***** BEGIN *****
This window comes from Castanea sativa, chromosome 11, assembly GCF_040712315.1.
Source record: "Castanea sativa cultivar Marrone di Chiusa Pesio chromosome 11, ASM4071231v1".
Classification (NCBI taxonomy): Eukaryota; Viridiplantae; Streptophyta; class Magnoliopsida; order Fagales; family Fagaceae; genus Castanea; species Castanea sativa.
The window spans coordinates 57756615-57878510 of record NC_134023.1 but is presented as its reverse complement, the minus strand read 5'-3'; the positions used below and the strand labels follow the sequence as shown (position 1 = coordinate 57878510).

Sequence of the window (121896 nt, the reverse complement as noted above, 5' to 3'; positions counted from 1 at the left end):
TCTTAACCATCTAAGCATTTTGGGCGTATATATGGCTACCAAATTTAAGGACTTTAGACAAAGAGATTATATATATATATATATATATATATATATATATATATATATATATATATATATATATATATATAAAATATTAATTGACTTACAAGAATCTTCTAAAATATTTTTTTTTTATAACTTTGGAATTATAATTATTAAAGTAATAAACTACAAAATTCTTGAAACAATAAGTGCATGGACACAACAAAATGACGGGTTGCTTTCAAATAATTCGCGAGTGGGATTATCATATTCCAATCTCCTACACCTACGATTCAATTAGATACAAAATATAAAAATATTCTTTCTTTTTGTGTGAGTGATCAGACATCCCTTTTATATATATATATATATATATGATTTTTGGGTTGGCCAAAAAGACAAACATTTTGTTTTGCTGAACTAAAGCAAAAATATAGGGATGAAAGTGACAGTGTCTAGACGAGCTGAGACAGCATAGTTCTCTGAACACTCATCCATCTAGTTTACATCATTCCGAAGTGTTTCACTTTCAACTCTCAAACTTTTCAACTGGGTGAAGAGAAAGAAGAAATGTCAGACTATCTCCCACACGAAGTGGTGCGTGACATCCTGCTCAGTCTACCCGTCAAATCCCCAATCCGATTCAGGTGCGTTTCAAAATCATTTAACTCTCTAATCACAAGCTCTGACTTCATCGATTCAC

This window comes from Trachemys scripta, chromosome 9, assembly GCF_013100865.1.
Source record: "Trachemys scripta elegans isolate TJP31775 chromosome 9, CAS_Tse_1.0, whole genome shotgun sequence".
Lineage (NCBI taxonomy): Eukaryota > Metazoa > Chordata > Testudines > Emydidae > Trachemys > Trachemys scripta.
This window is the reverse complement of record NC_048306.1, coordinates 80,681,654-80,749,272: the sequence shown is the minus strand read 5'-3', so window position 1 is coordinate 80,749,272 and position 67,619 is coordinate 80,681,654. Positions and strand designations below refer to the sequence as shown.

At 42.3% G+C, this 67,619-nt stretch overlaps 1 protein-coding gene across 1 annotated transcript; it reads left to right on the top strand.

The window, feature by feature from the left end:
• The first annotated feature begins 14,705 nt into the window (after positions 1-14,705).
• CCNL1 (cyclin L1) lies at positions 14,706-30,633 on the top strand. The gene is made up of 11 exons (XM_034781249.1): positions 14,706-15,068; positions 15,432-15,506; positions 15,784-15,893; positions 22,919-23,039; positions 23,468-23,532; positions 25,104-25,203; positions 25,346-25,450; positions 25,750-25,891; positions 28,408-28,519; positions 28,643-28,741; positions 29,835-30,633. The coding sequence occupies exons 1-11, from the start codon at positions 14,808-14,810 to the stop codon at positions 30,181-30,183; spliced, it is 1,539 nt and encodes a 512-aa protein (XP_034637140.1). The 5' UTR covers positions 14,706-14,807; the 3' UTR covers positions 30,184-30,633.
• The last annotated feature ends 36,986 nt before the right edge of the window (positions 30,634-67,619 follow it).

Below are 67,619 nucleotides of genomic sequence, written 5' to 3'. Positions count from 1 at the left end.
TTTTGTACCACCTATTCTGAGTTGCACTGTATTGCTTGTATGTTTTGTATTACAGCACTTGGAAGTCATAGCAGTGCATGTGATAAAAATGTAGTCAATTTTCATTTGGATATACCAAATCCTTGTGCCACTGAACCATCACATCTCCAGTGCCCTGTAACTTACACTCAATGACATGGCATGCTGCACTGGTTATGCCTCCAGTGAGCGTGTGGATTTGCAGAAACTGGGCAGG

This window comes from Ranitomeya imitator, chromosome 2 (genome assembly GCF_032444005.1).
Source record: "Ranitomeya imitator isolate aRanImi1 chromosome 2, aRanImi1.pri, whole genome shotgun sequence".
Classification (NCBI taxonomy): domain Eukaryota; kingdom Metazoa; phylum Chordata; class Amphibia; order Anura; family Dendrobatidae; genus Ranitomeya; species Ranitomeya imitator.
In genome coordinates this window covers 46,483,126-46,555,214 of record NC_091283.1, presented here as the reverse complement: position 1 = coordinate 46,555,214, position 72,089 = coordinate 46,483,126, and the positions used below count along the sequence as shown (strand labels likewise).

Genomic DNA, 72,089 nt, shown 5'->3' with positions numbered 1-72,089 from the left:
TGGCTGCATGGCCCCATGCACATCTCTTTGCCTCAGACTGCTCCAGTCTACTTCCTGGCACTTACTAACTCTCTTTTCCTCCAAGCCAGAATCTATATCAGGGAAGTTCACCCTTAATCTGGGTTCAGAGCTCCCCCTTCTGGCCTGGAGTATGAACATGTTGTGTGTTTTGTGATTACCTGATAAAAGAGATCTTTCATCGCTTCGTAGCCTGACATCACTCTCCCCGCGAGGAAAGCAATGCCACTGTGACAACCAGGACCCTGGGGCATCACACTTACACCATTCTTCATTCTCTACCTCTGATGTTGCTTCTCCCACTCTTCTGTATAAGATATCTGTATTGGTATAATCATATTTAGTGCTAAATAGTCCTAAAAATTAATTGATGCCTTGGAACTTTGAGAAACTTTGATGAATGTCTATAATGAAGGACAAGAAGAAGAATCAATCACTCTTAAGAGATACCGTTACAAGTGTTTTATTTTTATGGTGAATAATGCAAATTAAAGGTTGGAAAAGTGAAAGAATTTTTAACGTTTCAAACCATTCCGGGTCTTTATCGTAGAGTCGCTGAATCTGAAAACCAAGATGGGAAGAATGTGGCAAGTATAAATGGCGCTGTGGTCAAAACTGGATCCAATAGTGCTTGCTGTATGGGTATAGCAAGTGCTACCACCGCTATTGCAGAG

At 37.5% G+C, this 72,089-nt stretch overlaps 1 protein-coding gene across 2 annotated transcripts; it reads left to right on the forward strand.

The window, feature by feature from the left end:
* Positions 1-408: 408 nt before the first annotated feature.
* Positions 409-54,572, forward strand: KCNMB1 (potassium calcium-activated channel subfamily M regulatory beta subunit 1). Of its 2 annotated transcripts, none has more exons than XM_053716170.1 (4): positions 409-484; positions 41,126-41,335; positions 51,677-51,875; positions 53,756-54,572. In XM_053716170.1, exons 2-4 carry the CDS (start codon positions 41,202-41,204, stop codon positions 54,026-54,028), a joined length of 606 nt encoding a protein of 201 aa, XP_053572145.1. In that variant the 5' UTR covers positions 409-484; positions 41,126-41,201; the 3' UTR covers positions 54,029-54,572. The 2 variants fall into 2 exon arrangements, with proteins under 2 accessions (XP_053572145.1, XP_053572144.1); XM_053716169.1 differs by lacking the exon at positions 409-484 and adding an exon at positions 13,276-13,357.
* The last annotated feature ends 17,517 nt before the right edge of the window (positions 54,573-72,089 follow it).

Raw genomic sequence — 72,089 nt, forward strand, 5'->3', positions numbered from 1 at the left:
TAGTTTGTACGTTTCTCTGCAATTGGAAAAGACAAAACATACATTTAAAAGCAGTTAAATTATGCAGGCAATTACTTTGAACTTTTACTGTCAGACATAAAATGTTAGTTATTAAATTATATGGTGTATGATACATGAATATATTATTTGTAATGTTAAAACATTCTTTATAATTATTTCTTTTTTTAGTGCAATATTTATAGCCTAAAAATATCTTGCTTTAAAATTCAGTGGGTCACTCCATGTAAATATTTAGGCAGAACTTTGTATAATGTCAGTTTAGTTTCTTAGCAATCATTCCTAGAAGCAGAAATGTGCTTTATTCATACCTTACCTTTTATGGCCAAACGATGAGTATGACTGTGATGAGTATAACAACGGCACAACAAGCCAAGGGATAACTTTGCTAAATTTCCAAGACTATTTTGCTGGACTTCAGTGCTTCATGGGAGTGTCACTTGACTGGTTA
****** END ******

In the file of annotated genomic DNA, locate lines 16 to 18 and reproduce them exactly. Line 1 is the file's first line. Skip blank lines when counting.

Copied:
Below are 67,619 nucleotides of genomic sequence, written 5' to 3'. Positions count from 1 at the left end.
TTTTGTACCACCTATTCTGAGTTGCACTGTATTGCTTGTATGTTTTGTATTACAGCACTTGGAAGTCATAGCAGTGCATGTGATAAAAATGTAGTCAATTTTCATTTGGATATACCAAATCCTTGTGCCACTGAACCATCACATCTCCAGTGCCCTGTAACTTACACTCAATGACATGGCATGCTGCACTGGTTATGCCTCCAGTGAGCGTGTGGATTTGCAGAAACTGGGCAGG

This window comes from Ranitomeya imitator, chromosome 2 (genome assembly GCF_032444005.1).